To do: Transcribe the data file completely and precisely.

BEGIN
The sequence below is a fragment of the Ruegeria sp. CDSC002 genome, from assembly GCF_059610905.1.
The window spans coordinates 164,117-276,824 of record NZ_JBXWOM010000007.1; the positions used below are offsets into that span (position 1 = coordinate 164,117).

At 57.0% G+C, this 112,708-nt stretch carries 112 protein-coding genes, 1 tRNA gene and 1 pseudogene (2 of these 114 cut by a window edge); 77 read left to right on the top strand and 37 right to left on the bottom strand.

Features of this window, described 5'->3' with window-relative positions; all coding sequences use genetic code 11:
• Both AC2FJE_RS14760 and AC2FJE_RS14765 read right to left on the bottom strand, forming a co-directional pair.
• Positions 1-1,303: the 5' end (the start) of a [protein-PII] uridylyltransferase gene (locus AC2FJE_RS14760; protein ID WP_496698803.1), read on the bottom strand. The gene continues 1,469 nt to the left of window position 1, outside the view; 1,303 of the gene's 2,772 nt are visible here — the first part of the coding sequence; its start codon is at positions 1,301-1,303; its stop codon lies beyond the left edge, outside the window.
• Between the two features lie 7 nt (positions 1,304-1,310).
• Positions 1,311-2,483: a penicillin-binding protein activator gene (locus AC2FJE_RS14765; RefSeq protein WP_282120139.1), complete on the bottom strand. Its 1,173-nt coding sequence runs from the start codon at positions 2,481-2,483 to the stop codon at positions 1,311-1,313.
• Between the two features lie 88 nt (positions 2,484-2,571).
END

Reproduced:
The sequence below is a fragment of the Ruegeria sp. CDSC002 genome, from assembly GCF_059610905.1.
The window spans coordinates 164,117-276,824 of record NZ_JBXWOM010000007.1; the positions used below are offsets into that span (position 1 = coordinate 164,117).

At 57.0% G+C, this 112,708-nt stretch carries 112 protein-coding genes, 1 tRNA gene and 1 pseudogene (2 of these 114 cut by a window edge); 77 read left to right on the top strand and 37 right to left on the bottom strand.

Features of this window, described 5'->3' with window-relative positions; all coding sequences use genetic code 11:
• Both AC2FJE_RS14760 and AC2FJE_RS14765 read right to left on the bottom strand, forming a co-directional pair.
• Positions 1-1,303: the 5' end (the start) of a [protein-PII] uridylyltransferase gene (locus AC2FJE_RS14760; protein ID WP_496698803.1), read on the bottom strand. The gene continues 1,469 nt to the left of window position 1, outside the view; 1,303 of the gene's 2,772 nt are visible here — the first part of the coding sequence; its start codon is at positions 1,301-1,303; its stop codon lies beyond the left edge, outside the window.
• Between the two features lie 7 nt (positions 1,304-1,310).
• Positions 1,311-2,483: a penicillin-binding protein activator gene (locus AC2FJE_RS14765; RefSeq protein WP_282120139.1), complete on the bottom strand. Its 1,173-nt coding sequence runs from the start codon at positions 2,481-2,483 to the stop codon at positions 1,311-1,313.
• Between the two features lie 88 nt (positions 2,484-2,571).